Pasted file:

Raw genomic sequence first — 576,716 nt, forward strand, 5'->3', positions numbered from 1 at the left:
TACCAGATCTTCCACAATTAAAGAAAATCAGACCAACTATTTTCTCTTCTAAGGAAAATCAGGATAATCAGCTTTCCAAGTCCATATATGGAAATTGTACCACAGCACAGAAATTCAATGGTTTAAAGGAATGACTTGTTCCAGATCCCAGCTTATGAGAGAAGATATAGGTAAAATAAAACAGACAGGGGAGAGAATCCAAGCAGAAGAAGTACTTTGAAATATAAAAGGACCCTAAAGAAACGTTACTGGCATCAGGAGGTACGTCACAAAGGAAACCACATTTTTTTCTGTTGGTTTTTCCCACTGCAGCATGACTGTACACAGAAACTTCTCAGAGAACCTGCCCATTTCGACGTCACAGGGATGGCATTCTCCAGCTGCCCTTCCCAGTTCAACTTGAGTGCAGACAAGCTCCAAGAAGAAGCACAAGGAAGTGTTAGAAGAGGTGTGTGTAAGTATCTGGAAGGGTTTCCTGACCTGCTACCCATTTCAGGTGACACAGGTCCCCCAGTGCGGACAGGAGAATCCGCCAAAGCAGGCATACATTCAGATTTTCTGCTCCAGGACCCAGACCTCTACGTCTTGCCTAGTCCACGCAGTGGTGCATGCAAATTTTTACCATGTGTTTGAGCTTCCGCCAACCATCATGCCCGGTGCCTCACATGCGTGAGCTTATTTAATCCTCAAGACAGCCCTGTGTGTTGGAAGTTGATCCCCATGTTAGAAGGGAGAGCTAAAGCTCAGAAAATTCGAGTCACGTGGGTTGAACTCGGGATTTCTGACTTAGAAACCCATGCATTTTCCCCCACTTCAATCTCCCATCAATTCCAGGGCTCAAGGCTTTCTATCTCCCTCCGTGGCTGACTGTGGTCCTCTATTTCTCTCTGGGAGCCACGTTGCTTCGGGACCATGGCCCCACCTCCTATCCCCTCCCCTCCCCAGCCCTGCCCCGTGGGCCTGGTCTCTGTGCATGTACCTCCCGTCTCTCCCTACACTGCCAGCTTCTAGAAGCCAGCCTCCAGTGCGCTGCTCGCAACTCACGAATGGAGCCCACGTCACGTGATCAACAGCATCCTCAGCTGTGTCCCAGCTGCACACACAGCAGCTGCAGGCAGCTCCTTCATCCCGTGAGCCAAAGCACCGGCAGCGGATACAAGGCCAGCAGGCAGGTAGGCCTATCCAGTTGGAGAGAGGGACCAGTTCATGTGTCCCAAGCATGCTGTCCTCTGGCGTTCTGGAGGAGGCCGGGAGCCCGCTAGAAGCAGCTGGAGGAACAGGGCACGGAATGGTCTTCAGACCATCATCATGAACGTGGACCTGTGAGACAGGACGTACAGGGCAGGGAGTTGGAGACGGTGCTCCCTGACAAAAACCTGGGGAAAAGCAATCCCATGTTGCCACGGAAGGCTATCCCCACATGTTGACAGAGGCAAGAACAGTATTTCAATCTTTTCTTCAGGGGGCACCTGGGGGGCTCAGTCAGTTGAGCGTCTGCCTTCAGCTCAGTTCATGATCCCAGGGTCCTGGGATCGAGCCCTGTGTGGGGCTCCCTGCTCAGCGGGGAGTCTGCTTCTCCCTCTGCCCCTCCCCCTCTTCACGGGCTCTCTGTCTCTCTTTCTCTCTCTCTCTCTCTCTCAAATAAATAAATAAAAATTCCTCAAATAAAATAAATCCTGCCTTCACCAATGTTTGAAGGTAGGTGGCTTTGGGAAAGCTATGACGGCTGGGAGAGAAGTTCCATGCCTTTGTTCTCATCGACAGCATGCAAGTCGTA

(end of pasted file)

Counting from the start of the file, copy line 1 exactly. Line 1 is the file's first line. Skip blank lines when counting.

Raw genomic sequence first — 576,716 nt, forward strand, 5'->3', positions numbered from 1 at the left: